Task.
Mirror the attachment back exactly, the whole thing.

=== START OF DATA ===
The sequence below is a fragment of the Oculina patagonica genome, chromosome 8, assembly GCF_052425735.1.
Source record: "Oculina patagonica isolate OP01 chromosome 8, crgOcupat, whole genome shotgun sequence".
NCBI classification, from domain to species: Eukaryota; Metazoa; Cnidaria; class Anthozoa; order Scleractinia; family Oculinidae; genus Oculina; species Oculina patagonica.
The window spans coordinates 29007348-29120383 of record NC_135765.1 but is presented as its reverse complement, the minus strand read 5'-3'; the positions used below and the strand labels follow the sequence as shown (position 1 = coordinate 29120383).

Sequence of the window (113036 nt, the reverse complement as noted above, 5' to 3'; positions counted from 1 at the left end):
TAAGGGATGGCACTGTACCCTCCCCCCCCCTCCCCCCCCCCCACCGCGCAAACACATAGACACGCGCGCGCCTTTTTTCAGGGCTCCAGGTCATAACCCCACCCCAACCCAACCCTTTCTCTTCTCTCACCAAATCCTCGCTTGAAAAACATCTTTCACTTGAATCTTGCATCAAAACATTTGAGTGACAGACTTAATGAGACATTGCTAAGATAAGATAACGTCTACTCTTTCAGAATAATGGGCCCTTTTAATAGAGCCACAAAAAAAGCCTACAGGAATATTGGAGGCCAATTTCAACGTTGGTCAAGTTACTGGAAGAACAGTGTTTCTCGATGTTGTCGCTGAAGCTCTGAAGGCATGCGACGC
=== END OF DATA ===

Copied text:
The sequence below is a fragment of the Oculina patagonica genome, chromosome 8, assembly GCF_052425735.1.
Source record: "Oculina patagonica isolate OP01 chromosome 8, crgOcupat, whole genome shotgun sequence".
NCBI classification, from domain to species: Eukaryota; Metazoa; Cnidaria; class Anthozoa; order Scleractinia; family Oculinidae; genus Oculina; species Oculina patagonica.
The window spans coordinates 29007348-29120383 of record NC_135765.1 but is presented as its reverse complement, the minus strand read 5'-3'; the positions used below and the strand labels follow the sequence as shown (position 1 = coordinate 29120383).

Sequence of the window (113036 nt, the reverse complement as noted above, 5' to 3'; positions counted from 1 at the left end):
TAAGGGATGGCACTGTACCCTCCCCCCCCCTCCCCCCCCCCCACCGCGCAAACACATAGACACGCGCGCGCCTTTTTTCAGGGCTCCAGGTCATAACCCCACCCCAACCCAACCCTTTCTCTTCTCTCACCAAATCCTCGCTTGAAAAACATCTTTCACTTGAATCTTGCATCAAAACATTTGAGTGACAGACTTAATGAGACATTGCTAAGATAAGATAACGTCTACTCTTTCAGAATAATGGGCCCTTTTAATAGAGCCACAAAAAAAGCCTACAGGAATATTGGAGGCCAATTTCAACGTTGGTCAAGTTACTGGAAGAACAGTGTTTCTCGATGTTGTCGCTGAAGCTCTGAAGGCATGCGACGC